The International Community of Christ has had a presence in Northern Nevada since its founder, Douglas Eugene “Gene” Savoy—an American explorer of pre-Columbian cultures, theologian, and author—established its permanent North American headquarters in Reno in 1972. The church was organized in 1959 in New Smyrna Beach, Florida, but shortly thereafter moved to Peru, where Savoy had centered his historical, archaeological, and religious career. The military takeover of the Peruvian government in 1968 ultimately forced Savoy to operate the church out of Mexico City (1970–71) prior to relocating to Reno.
Known as the “Church of the Second Advent,” the International Community of Christ maintains that the second coming of Christ is presently occurring. Church doctrine states that Christ has come again as prophesied, not in human form, but as a universal mediating cosmic force available to all humankind. This spiritual Christ energy, generating out of a non-physical dimension beyond matter, space, and time, manifests in the physical universe by means of visible light, which is the “carrier” of an intelligence potential originating with God.
The basis of what the church calls a “living theology” is the spiritual discipline, or system, known as “Cosolargy.” The aim of Cosolargy is to advance the practitioner’s spiritual cognition and reality through the use of transformed sunlight. The church teaches that such a system was at the core of ancient high religious traditions, including those of ancient America, now lost, in whole or in part, to modern society. For church believers, an important doctrine is that Jesus taught a similar system of light as a means for the human being to be “reborn” in spirit and return to God.
The International Community of Christ also teaches that Jesus prophesied the future coming of Christ as the “Sun of Righteousness.” According to the church, the cosmic phenomenon of the messianic sun began in 1962 as revealed by Jamil (1959–1962), a child prodigy who lived in the Andes of Peru. This occurrence ushers in a new epoch in which God’s presence manifests for an eventual transformation of all things physical into light—the original state before matter came into existence. It is this tenet of the new advent, or appearance, of God’s presence and the non-denominational character of Cosolargy that allows the Church of the Second Advent to claim its teaching to be truly ecumenical and universal, for it is not restricted to Christianity alone.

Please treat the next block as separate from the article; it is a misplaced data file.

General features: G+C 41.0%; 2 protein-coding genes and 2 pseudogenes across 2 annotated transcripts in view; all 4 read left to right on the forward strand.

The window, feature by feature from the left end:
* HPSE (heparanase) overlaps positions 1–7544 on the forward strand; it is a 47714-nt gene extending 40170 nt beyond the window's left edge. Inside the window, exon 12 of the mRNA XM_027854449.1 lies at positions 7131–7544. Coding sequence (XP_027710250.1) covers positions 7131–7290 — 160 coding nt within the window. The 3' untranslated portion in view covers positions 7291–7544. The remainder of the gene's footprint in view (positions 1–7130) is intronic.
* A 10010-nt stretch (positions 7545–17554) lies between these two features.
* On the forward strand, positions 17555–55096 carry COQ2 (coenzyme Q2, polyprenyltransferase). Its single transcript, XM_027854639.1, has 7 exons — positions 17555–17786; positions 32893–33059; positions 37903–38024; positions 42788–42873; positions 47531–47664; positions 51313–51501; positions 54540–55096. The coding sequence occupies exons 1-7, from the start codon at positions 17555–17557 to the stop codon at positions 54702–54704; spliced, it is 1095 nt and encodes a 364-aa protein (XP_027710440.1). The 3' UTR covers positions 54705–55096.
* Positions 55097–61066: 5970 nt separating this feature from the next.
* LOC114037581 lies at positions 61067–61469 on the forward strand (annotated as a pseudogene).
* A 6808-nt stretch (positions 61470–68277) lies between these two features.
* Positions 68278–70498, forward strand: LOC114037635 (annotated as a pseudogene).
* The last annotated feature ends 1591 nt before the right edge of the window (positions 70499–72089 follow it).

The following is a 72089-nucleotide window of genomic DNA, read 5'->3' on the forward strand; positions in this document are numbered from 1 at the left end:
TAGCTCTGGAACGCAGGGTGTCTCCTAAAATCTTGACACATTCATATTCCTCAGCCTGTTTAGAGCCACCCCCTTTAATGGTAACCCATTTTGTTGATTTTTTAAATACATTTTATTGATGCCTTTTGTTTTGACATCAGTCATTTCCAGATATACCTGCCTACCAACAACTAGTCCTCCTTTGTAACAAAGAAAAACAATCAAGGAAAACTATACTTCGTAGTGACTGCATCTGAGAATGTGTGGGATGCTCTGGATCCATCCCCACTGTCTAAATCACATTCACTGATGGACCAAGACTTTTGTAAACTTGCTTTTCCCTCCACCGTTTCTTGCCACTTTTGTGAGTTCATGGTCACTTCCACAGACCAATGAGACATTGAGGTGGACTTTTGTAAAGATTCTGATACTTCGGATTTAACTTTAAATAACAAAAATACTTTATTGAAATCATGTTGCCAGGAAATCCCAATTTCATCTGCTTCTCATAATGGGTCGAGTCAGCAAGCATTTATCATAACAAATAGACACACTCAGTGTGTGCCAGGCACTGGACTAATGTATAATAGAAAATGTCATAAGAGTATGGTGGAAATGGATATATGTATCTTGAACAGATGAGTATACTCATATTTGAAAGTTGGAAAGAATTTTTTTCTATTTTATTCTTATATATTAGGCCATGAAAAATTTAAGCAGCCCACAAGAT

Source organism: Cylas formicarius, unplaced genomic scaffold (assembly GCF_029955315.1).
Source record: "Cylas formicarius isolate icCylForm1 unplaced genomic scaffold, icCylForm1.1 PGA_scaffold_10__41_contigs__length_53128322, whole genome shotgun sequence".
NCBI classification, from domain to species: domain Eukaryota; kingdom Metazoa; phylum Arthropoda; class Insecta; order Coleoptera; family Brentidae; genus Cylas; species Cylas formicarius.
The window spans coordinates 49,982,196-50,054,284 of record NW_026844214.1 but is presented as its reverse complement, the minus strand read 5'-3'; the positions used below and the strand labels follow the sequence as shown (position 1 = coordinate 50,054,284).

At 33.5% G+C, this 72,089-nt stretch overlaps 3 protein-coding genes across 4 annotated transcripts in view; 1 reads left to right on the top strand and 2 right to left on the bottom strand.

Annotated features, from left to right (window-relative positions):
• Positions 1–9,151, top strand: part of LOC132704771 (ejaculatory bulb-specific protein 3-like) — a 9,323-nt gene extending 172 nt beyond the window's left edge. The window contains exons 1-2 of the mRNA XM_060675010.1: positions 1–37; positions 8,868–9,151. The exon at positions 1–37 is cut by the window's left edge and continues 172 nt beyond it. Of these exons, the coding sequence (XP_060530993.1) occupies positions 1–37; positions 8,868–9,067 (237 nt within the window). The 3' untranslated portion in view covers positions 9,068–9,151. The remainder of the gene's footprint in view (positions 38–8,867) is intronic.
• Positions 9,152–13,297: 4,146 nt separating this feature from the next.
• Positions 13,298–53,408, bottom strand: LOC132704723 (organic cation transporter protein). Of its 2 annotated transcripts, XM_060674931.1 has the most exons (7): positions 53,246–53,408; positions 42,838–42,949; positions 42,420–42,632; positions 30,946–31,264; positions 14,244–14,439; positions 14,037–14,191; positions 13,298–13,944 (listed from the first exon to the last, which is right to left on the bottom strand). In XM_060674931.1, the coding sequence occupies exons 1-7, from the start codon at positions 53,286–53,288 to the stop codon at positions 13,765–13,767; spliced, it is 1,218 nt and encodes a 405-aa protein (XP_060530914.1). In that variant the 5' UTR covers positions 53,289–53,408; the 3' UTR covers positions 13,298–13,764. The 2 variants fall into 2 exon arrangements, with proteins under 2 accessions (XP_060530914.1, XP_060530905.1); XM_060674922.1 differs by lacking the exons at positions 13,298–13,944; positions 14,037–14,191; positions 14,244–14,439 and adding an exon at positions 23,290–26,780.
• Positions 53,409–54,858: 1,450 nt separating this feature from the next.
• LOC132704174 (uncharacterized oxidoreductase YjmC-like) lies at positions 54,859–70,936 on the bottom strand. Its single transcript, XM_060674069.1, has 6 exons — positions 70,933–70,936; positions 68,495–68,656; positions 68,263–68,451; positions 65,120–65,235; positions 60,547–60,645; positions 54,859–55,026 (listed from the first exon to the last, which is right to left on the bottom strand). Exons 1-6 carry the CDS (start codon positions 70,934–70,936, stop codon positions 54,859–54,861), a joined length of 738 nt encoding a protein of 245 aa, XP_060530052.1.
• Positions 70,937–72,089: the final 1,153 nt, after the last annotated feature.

In the Reno area, the church maintains chapels for communion, marriage, baptism, and other familiar rites. At its 1200 acre desert sanctuary north of Reno there are numerous open-air churches for the practice of its outdoor liturgy. The church also runs a geothermal healing center at historic Steamboat Hot Springs south of Reno. The church’s main office and administrative center for its teaching arm, the Jamilian University of the Ordained, has been located in downtown Reno since 1972 and at its current location on Ralston Street since 1980. In addition to the church’s teaching ministry, it provides pastoral services to its members and the general public and is active in the ecumenical and interfaith community through its leadership in the Nevada Clergy Association and the Advocates for Religious Rights and Freedoms. Although the church has a global membership, its world center is in Reno. A branch of the church and school was established in Japan in 2008.
Worldwide membership ranges from nearly 2,000 students to more than 100 ordained ministers with varying vows and duties, half of whom reside in the Reno area. The overseeing official and president of the global church community is a head bishop. Following the death of Gene Savoy, Sr., in 2007, the leadership of the church passed to his eldest son, Douglas Eugene Savoy, Jr.
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